Your ability to comment is currently suspended due to negative user reports. Your status will be reviewed by our moderators.
Please wait a minute before you try to comment again.
Thanks for your comment. Please note that all comments are pending until approved by our moderators. It may therefore take some time before it appears on our website.
Comments (1)
Sandeep Kumar
Sandeep Kumar Jun 01, 2021 11:25AM ET
Saved. See Saved Items.
This comment has already been saved in your Saved Items
I am new in this segment can I win 1lakh dollar from here
Are you sure you want to delete this chart?
Replace the attached chart with a new chart ?
Your ability to comment is currently suspended due to negative user reports. Your status will be reviewed by our moderators.
Please wait a minute before you try to comment again.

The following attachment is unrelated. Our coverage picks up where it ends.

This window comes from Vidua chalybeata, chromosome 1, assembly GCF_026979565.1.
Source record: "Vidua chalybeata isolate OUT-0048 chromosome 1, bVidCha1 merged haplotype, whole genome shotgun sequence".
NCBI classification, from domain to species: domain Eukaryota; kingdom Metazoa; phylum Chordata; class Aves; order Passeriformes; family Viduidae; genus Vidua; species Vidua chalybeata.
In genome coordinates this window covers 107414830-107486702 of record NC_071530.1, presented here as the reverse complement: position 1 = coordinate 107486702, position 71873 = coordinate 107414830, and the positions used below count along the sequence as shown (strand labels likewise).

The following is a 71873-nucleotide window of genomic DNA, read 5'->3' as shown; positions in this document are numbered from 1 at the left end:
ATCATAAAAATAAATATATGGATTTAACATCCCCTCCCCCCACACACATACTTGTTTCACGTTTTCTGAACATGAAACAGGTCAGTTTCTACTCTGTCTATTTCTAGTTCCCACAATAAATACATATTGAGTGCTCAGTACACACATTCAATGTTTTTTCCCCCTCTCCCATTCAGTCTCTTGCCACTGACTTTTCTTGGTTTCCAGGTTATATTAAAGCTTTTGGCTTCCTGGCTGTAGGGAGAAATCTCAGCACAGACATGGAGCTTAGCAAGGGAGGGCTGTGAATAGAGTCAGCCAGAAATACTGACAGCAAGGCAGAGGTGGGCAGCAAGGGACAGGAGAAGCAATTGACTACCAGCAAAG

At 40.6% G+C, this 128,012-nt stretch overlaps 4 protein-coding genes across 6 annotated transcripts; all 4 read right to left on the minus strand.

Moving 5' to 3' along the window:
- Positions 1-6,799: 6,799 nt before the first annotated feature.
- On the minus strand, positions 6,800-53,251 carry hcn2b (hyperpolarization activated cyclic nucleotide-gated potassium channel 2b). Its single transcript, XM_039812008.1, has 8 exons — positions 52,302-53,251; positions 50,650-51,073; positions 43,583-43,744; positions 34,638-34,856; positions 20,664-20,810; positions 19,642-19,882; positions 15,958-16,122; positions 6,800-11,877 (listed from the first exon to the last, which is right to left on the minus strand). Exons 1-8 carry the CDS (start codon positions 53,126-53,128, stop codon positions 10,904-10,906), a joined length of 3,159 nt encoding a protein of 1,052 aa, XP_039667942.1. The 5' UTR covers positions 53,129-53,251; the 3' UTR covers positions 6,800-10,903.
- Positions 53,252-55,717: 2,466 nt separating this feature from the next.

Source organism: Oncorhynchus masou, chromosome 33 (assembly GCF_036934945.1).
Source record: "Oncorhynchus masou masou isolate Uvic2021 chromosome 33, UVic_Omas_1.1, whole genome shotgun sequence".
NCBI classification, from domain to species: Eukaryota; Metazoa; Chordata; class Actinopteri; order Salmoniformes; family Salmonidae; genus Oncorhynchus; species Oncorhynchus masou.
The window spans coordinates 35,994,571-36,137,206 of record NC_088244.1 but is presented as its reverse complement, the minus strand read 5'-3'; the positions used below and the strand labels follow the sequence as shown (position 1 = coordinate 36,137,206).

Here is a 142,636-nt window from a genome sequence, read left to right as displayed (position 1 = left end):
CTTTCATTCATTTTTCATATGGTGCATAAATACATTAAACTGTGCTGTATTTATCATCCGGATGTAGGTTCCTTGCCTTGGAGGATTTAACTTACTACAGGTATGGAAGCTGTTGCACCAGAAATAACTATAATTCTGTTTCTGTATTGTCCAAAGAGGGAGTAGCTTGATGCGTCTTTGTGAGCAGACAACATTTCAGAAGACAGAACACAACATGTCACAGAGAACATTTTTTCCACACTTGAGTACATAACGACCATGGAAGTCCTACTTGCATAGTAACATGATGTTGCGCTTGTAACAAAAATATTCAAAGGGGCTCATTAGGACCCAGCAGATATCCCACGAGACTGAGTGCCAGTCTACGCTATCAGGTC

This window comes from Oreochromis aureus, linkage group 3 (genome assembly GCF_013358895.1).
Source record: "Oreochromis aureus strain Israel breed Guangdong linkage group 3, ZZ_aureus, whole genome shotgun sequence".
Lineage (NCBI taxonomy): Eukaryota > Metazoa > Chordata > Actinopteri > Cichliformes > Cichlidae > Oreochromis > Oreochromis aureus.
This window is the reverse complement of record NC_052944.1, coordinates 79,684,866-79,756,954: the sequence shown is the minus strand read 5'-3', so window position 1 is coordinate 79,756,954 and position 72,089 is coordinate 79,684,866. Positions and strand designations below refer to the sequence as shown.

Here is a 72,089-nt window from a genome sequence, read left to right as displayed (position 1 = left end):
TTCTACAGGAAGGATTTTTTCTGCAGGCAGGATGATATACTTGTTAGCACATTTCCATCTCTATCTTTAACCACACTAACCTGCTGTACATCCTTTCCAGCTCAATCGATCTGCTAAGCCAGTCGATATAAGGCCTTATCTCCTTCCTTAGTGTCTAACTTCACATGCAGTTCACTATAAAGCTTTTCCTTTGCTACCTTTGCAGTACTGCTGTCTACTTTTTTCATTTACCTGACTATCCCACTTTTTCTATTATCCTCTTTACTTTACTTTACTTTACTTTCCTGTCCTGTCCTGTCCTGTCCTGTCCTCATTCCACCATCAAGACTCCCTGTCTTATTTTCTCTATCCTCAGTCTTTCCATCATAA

Add Chart to Comment
Confirm Block

Are you sure you want to block %USER_NAME%?

By doing so, you and %USER_NAME% will not be able to see any of each other's's posts.

%USER_NAME% was successfully added to your Block List

Since you’ve just unblocked this person, you must wait 48 hours before renewing the block.

Report this comment

I feel that this comment is:

Comment flagged

Thank You!

Your report has been sent to our moderators for review
Disclaimer: Fusion Media would like to remind you that the data contained in this website is not necessarily real-time nor accurate. All CFDs (stocks, indexes, futures) and Forex prices are not provided by exchanges but rather by market makers, and so prices may not be accurate and may differ from the actual market price, meaning prices are indicative and not appropriate for trading purposes. Therefore Fusion Media doesn`t bear any responsibility for any trading losses you might incur as a result of using this data.

Fusion Media or anyone involved with Fusion Media will not accept any liability for loss or damage as a result of reliance on the information including data, quotes, charts and buy/sell signals contained within this website. Please be fully informed regarding the risks and costs associated with trading the financial markets, it is one of the riskiest investment forms possible.
Continue with Google
Sign up with Email